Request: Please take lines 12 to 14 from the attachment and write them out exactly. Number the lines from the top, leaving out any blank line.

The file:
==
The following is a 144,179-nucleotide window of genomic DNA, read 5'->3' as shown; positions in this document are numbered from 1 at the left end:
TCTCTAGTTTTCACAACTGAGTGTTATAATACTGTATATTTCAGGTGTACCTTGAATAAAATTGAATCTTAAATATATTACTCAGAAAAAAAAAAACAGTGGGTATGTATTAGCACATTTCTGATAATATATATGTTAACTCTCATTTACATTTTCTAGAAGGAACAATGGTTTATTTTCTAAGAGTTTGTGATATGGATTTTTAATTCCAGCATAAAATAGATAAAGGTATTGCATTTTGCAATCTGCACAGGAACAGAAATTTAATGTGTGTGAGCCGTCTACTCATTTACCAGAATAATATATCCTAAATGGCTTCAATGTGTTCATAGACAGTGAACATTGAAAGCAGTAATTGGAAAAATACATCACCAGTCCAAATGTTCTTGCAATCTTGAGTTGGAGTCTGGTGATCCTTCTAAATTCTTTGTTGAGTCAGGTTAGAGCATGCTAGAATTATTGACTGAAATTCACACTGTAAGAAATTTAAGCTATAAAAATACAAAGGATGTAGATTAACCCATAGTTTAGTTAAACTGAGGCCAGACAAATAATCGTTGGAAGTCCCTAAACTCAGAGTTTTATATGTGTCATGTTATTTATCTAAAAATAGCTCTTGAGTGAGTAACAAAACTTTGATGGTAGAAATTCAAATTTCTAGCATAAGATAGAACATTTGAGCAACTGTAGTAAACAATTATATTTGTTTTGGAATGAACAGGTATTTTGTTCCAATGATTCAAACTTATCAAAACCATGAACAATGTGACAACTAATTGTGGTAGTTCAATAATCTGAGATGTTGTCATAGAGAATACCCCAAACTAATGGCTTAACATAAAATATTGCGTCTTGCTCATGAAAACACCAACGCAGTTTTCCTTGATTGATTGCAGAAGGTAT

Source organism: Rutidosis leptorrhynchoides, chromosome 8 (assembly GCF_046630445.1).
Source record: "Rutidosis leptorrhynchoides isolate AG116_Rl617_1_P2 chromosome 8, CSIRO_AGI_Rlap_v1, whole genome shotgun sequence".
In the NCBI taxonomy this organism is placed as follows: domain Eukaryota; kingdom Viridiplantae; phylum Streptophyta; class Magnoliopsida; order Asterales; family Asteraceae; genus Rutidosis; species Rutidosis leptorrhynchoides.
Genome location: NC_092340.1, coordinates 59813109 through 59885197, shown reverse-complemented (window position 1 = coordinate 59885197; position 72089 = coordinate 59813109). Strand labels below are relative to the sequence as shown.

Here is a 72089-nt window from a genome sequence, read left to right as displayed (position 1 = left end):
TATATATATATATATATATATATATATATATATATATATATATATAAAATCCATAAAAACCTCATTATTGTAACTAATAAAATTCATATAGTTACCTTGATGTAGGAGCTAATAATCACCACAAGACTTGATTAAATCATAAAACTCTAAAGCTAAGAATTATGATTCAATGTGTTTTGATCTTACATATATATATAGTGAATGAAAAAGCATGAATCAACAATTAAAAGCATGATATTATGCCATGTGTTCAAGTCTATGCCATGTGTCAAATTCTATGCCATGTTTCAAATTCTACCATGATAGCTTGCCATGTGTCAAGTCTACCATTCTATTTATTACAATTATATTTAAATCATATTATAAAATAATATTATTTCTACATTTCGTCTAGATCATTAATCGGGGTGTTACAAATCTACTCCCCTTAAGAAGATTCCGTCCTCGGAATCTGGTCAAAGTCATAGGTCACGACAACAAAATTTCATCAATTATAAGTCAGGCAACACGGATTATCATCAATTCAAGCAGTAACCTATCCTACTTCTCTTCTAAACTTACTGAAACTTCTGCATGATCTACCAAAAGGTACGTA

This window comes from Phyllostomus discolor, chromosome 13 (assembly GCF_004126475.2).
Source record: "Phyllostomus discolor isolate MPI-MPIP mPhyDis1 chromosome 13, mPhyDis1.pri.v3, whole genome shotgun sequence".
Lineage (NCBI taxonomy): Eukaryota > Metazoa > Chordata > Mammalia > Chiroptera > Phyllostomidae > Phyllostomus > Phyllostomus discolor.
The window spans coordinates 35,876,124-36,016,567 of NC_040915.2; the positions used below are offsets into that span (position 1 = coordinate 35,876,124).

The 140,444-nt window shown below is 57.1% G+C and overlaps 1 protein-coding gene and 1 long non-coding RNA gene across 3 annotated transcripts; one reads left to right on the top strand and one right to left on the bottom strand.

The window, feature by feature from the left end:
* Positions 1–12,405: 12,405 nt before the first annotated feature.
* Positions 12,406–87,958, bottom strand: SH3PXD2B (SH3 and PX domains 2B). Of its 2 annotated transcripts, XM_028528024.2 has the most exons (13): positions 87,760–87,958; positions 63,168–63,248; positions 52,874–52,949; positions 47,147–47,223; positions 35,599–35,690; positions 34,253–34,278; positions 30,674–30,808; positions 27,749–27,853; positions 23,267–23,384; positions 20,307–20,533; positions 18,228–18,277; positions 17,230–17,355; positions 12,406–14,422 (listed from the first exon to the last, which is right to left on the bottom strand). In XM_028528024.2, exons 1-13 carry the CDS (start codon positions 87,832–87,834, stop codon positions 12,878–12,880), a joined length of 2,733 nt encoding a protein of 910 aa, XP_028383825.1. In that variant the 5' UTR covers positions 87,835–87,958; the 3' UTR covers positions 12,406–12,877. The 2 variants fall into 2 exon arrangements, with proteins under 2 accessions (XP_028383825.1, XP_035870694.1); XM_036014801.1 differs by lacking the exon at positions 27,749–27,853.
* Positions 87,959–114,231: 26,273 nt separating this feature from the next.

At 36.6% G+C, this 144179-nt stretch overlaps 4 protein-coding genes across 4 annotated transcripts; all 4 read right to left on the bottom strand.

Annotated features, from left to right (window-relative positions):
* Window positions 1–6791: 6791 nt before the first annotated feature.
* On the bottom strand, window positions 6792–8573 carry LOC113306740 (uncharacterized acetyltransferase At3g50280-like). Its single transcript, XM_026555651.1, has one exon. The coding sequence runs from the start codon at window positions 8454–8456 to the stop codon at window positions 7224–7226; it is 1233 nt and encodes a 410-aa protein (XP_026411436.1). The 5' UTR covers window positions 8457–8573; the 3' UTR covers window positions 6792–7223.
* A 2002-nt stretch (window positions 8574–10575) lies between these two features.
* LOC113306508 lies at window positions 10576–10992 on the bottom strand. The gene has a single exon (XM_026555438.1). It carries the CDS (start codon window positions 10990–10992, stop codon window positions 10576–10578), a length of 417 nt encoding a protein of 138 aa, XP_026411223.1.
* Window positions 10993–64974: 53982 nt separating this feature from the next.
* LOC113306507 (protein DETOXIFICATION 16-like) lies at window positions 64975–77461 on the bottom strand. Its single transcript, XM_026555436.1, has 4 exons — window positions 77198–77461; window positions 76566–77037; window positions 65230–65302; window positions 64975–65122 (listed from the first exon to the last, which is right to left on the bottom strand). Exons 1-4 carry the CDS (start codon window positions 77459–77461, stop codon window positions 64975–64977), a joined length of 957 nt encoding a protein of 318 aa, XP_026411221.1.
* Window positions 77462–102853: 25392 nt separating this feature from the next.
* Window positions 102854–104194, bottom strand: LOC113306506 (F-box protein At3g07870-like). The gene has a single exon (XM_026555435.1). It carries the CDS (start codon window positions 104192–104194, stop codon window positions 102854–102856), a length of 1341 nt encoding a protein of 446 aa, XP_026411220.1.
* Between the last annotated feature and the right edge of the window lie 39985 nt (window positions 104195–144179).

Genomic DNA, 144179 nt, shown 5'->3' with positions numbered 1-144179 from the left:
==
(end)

The window spans coordinates 35,876,124-36,016,567 of NC_040915.2; the positions used below are offsets into that span (position 1 = coordinate 35,876,124).

The 140,444-nt window shown below is 57.1% G+C and overlaps 1 protein-coding gene and 1 long non-coding RNA gene across 3 annotated transcripts; one reads left to right on the top strand and one right to left on the bottom strand.

The window, feature by feature from the left end: